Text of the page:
Estate planning is a complex matter with lots of uncommon and hard to grasp words. An example is the word ‘probate’. Do you know what it is, how long it takes, and if you can avoid it? In this article we’ll share our knowledge on this topic.

What is probate?
Simply put, probate is the process where the will of a deceased is proven in a court of law and accepted as a valid document. This is the first necessary step of administering the estate of a deceased person. When the will is proven as valid, the executor receives the letter of probate from the court.

Do you need to go through probate if there is a will?
Most wills will be subject to probate. Almost the only cases when probate is not needed is when there are no significant assets in the estate or those asset have already been transferred, for example in a trust. For this reason, we strongly recommend seeing if a living trust is a good option for you.

How long does probate take?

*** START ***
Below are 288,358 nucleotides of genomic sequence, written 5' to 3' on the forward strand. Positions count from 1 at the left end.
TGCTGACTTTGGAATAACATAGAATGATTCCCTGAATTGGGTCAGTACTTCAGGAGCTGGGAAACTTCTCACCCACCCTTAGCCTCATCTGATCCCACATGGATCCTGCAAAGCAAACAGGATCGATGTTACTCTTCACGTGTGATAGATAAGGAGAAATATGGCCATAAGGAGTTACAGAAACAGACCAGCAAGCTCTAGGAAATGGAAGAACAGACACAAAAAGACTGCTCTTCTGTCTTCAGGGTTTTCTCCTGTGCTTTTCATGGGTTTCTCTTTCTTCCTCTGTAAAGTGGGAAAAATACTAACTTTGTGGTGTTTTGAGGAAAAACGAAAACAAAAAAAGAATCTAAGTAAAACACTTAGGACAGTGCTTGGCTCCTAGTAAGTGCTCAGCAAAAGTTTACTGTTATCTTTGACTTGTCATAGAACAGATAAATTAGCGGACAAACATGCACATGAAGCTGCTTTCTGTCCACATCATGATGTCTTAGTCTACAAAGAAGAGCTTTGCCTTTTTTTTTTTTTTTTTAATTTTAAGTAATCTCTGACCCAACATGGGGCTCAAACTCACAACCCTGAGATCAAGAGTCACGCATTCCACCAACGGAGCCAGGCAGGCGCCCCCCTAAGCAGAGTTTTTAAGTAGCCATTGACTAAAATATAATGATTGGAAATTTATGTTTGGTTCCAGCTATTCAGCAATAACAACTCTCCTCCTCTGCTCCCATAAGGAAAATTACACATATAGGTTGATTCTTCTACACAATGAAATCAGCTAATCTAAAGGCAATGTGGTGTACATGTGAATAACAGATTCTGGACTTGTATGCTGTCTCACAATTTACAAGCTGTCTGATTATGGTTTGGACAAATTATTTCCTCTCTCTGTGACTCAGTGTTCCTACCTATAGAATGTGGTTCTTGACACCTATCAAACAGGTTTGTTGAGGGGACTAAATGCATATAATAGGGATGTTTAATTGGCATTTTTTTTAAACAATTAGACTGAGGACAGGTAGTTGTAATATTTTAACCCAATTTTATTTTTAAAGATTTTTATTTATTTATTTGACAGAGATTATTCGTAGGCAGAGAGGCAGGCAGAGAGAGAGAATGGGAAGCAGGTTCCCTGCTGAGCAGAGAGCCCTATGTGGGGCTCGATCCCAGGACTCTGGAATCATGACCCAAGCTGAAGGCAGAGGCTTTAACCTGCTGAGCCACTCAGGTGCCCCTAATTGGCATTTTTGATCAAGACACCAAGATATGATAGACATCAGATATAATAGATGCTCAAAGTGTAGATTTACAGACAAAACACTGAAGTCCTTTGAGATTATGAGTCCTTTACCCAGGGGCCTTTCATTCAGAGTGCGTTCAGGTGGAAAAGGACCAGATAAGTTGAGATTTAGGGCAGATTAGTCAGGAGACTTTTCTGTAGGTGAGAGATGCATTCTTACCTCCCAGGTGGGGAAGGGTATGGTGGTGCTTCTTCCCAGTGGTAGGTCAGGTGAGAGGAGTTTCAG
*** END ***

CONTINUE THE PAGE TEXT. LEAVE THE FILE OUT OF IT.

The process can take anywhere from six months to two years to complete. The factors that will influence the time period are the size of the estate and if there are any assets that require special attention.   

What types of assets are subject to probate?
The assets subject to probate are those that are owned solely in the name of the deceased person, such as real estate or vehicles.  Retirement accounts, life insurance proceeds, property held in a living trust, or funds in a payable-on-death (POD) bank account are not subject to a probate.

How do you avoid probate?
Yes, it is possible to avoid probate and there are four ways to transfer your property without going through the process. The ways are:

– Joint Property Ownership
– Death Beneficiaries
– Revocable Living Trusts
– Gifts

Additional useful resource:
Finally to make sure you have a better understanding about the probate process, here’s a great infographic:

Don`t forget to safely store all of your estate planning documents in AfterVault.com so your family can find them when they most need your vital information.

Disclaimer: We are not lawyers. Please talk to your lawyer if you have any questions or doubts about your situation.

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